WASHINGTON – President Joe Biden threw everything, including the kitchen sink, into his more than $ 2 trillion “infrastructure” proposal – and that, more than any individual policy, has become the main point friction on the plane.
The New York Times accurately reported that a Beltway battle raged over the name: Biden calls his plan the US Jobs Plan; Senate Minority Leader Mitch McConnell, R-Ky., Calls him a “Trojan Horse.”
The president’s decision to combine a multitude of issues into one proposal – from roads, bridges and broadband to house tax hikes and senior care – is not unusual. This is arguably the most efficient way to enact important legislation in the modern age, and there are numerous examples where both parties have stapled policies together when they have the power and political capital to do so.
“If you look at the postwar congresses, the practice of legislating omnibus has been pretty consistent,” said Ronald Weich, dean of the University of Baltimore law school, who was Harry Reid’s senior lawyer. , D-Nev., When he was the Senate Majority Leader.
“The value of this is that you only have to pass a bill once to do a lot of things,” he said. But “the larger the bill, the less attention is paid to every aspect of the bill, which often leads to botched legislation.”
As a senator, Biden sponsored an omnibus crime law in 1994 that cracked down on drug-related offenses while implementing a decadalong ban on so-called assault weapons. Biden reversed his stance on parts of this law – including making certain drug crimes punishable by death – and the progressive wing of the Democratic Party sharply criticized him for creating incentives to convict and imprison more of people.
Because Congress must pass them to make government work, annual supply bills are the most common omnibus measure. But the nature of reconciliation bills, like the recently enacted Covid-19 relief bill by Biden and the Economic Stimulus Act, typically leads to mix-and-match policies. They are designed to make changes to the budget by changing federal spending and taxation.
Even at its first session in 1789, Congress enacted a catch-all spending measure that covered defense, debts owed by the Continental Congress, reimbursements for government employees, and pensions for “invalids”.
Most recently, the omnibus appropriation bill that President Donald Trump enacted shortly before stepping down was over 2,000 pages long and included over 30 sections. He changed federal policies on foster families, Montana’s water rights and carbon monoxide alarms in public housing projects, among other provisions unrelated to the continued operation of the government.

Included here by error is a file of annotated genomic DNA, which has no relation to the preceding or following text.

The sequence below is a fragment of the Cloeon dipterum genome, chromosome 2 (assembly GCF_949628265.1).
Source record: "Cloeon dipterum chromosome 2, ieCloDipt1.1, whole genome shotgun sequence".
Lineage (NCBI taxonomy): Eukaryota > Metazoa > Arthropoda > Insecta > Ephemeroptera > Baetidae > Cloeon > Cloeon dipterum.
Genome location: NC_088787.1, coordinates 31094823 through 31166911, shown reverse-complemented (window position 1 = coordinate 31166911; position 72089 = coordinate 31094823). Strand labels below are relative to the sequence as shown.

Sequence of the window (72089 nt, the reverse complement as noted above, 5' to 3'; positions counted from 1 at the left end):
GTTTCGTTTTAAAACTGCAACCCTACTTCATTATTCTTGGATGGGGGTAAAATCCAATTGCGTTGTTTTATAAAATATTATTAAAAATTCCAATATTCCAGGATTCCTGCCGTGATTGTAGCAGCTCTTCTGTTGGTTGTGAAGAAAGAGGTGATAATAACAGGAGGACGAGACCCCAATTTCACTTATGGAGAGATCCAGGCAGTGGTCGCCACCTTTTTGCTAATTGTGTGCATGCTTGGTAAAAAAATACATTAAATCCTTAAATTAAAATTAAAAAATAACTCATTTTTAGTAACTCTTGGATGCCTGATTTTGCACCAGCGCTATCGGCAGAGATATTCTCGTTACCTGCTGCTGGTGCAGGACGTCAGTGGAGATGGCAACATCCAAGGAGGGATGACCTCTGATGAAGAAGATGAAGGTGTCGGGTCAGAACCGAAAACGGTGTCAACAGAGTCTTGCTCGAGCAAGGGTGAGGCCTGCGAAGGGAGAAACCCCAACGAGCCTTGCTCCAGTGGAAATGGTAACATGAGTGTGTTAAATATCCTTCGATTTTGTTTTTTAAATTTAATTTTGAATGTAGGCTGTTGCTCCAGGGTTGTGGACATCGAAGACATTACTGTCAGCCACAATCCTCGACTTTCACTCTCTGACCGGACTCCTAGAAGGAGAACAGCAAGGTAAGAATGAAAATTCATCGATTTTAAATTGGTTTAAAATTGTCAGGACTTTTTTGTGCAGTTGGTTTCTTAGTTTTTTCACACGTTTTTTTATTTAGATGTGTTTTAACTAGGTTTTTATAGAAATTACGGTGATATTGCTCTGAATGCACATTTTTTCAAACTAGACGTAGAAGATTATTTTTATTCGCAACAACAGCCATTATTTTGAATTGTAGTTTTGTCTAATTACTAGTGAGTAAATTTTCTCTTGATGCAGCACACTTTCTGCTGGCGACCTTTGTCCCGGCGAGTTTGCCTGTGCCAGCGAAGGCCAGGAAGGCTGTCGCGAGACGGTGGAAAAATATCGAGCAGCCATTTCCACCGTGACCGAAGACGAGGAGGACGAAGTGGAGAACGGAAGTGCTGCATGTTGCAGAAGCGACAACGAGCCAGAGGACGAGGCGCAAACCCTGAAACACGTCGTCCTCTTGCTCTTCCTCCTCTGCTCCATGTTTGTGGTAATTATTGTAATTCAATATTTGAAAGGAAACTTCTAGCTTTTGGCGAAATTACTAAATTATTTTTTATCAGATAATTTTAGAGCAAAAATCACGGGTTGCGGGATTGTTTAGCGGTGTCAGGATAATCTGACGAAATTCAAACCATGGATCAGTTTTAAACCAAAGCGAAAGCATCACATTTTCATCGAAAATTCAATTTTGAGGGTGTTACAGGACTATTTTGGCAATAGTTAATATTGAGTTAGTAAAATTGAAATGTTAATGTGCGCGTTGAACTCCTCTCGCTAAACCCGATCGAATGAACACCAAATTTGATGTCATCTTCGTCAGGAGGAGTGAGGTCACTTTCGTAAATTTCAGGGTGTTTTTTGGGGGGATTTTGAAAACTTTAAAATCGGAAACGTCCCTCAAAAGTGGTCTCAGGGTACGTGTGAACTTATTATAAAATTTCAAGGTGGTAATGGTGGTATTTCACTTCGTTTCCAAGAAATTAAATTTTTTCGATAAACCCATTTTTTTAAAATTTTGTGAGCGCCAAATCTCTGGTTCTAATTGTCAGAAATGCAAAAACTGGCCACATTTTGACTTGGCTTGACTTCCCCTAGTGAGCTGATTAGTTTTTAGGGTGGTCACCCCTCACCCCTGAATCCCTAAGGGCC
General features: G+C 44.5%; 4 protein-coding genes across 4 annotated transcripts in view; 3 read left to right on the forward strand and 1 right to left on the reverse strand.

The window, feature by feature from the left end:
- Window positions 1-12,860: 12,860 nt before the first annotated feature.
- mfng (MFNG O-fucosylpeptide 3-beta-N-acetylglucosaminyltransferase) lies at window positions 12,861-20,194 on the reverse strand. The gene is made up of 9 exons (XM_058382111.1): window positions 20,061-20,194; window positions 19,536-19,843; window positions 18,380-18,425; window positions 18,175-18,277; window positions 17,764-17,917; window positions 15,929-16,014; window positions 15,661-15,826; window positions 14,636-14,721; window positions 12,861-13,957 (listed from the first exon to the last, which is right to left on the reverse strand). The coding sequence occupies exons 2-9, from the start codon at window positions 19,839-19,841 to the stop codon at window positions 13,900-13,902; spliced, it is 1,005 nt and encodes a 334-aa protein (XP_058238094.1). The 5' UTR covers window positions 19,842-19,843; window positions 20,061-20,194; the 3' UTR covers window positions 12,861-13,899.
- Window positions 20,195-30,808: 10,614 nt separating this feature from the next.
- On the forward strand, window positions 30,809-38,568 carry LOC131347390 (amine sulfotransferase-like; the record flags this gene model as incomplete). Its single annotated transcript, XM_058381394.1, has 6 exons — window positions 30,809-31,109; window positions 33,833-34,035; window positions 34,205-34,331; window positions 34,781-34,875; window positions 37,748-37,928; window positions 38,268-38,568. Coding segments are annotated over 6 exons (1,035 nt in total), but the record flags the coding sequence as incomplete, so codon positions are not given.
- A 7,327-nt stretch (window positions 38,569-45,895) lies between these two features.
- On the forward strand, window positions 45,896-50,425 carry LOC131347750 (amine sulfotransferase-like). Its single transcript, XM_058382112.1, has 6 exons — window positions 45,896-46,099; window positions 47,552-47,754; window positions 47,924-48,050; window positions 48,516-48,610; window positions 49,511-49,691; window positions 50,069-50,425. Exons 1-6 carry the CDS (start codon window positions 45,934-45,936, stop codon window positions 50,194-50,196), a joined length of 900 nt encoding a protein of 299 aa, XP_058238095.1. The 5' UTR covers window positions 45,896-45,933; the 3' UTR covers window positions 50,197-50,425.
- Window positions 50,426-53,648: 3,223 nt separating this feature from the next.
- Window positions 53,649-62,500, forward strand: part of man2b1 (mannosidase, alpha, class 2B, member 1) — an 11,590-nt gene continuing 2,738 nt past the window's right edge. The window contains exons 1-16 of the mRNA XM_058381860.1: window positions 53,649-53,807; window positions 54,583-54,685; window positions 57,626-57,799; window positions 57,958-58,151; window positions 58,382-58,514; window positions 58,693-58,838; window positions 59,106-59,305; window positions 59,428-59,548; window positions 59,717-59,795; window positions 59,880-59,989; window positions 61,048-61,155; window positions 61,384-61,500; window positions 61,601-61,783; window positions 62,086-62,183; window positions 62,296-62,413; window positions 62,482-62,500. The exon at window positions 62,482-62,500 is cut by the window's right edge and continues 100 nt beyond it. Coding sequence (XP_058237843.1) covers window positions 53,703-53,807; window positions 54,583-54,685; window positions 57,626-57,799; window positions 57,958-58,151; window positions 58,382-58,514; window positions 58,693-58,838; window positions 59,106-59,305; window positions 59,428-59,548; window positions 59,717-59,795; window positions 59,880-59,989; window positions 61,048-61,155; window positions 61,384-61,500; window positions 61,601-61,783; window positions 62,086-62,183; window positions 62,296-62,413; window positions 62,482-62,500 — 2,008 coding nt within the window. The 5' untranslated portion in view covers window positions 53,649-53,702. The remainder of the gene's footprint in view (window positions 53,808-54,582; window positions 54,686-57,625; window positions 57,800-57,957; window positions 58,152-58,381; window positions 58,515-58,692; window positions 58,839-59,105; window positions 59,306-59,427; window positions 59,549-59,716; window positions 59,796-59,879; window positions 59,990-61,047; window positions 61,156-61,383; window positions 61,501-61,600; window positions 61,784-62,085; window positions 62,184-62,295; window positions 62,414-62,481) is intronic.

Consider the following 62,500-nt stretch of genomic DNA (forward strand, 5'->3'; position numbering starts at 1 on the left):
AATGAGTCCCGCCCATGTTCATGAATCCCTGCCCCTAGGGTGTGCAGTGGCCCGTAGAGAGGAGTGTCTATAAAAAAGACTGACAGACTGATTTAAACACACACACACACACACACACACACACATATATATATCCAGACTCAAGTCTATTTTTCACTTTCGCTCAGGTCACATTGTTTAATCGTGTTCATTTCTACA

Trump’s signature 2017 tax reconciliation law included a series of rate and credit cuts across all sectors of the economy and for families. Republicans, then in the majority on Capitol Hill, looked into unrelated arrangements to open the Arctic National Wildlife Refuge to drilling and raise the cap on oil exploration revenue for the Gulf Coast states.
Sometimes, provisions that were less announced when they were adopted become the flagship articles of catch-all bills.
In 1986, President Ronald Reagan signed the Combined Omnibus Budget Reconciliation Act, which dealt with topics ranging from supporting tobacco prices to repealing a requirement that Amtrak enter into charter train agreements with rail companies. But the measure is best known for a provision that expands health insurance options for displaced workers that’s simply called COBRA – the acronym for the law’s name.
Former Rep. Mary Bono, R-Calif., Said it was easy for congressional leaders to rally their caucuses along partisan lines for – or against – massive bills that cover an array of issues. There is enough material for all members of Congress to defend their votes.
“With these big bills, they focus on what’s good for their district or they complain about what’s bad,” she said. “It’s unfortunate, for sure. If Congress was doing its job, it would do it the right way.”
Loading a bill with Democratic priorities in addition to more bipartisan political goals, such as rebuilding roads and bridges, put Biden in danger of capsizing his own plan. A handful of Democratic senators are reluctant to support a measure that does not attract Republican votes.
This means Biden may have to choose between trying to get 60 Senate votes for a clean-cut proposal and trying to fix his own party members to use the filibuster reconciliation process to push through. a bill – which would surely knock out. some of his plans for parliamentary reasons.
This is a familiar situation for presidents facing strongly and almost equally divided Congresses. Most of them had little reluctance to regroup their priorities and hope that the outcome will be enough to keep their party in line. Sometimes this requires adding or subtracting provisions to make the correct calculation.
Biden could end up with nothing. Or he could have it all and the kitchen sink.